Month: November 2016

“Biglaw Basics”: Precedents

“What the heck is a ‘precedent’?”, I remember thinking on my first day when I heard corporate colleauges—who clearly weren’t invoking the caselaw principle every law student knows and loves—refer to them.  I quickly learned, however, what most of you already know:  a “precedent,” in firm jargon, simply means a past example.  A similar work product that can be a guide, a roadmap, or—in many cases—a first draft for whatever you’re working on (as we talked a bit about in our “Staffing Meeting” post). I remember being surprised—and, I’ll admit, a bit disappointed—when I learned how heavily Biglaw lawyers...

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Explain It to Someone

Biglaw life can often seem like one big exercise in trying to get your mind around new and complicated concepts.  It starts immediately—on your first deal, on your first case—and it never stops.  You’re constantly challenged to take on more responsibility and tackle more complex challenges. Fortunately, most Biglaw lawyers are good at research and figuring things out.  They tend to pick new concepts up quickly and easily—which can be a huge asset, given Biglaw workloads and timelines.  But when you have a facility for picking things up quickly and easily, and you’re also under intense time pressure, you...

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Just Get Started

I hate not understanding things.  It’s the main reason I became a lawyer.  And when I’m confronted with something I don’t know or understand—like when I used to get new assignments at the firm or new cases in my clerkship—I dive headfirst into background-research mode.  My instinct is to try to learn everything—to try to get my mind fully around every part of a question or task—before I begin working, so that every single step is 100% right from the very beginning.  I suspect many of you are the same.  Biglaw lawyers are Type A, perfectionist types.  But in...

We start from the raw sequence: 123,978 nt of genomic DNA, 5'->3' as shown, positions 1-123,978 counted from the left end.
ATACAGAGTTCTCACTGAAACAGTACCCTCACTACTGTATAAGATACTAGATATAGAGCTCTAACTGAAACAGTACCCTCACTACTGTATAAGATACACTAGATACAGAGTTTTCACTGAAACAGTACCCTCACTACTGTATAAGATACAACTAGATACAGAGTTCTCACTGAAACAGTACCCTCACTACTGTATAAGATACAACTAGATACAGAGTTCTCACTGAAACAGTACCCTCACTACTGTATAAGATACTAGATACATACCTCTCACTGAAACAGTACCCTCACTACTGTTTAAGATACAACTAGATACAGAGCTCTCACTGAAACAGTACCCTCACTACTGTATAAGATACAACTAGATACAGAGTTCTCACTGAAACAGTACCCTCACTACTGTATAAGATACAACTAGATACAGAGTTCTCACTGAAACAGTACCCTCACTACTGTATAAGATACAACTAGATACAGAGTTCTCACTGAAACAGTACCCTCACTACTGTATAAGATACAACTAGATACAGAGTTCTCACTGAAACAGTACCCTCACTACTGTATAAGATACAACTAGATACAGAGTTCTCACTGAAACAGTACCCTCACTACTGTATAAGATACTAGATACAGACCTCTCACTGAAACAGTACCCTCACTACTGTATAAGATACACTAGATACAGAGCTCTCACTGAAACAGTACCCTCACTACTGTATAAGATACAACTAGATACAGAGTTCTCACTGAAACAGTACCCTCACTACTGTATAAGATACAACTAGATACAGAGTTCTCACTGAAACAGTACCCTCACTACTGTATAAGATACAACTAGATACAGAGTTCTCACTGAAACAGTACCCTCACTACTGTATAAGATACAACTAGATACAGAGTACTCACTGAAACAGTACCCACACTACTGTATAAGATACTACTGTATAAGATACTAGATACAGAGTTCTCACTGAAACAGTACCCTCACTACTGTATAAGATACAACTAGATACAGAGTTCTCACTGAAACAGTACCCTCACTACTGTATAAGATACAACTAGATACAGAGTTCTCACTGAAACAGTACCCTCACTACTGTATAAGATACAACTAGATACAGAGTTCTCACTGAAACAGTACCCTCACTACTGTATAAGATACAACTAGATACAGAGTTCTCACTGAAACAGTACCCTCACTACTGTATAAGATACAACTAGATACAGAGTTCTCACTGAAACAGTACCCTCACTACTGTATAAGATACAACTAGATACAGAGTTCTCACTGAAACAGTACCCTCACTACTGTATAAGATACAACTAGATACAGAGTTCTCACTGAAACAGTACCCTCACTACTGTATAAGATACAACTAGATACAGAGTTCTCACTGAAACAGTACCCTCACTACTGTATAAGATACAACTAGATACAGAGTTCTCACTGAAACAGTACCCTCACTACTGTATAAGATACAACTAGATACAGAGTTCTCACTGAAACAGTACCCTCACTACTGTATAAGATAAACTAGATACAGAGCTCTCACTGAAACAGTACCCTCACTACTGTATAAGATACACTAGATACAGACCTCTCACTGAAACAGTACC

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“Biglaw Basics”: Creating Mark-ups

Last week, we talked about turning the mark-ups of others and taking advantage of the related development opportunity.  But mark-ups will also be a big part of your life because you’ll be creating them.  Constantly.  So it’s important to learn how to do it right. For the junior associate crowd, my first word of advice on creating mark-ups is this:  whenever possible, don’t.  At least, be judicious about when you decide to mark a document up by hand, as opposed to editing it directly on your computer.  Why?  Whenever Possible, Don’t In my experience, juniors love to begin marking...

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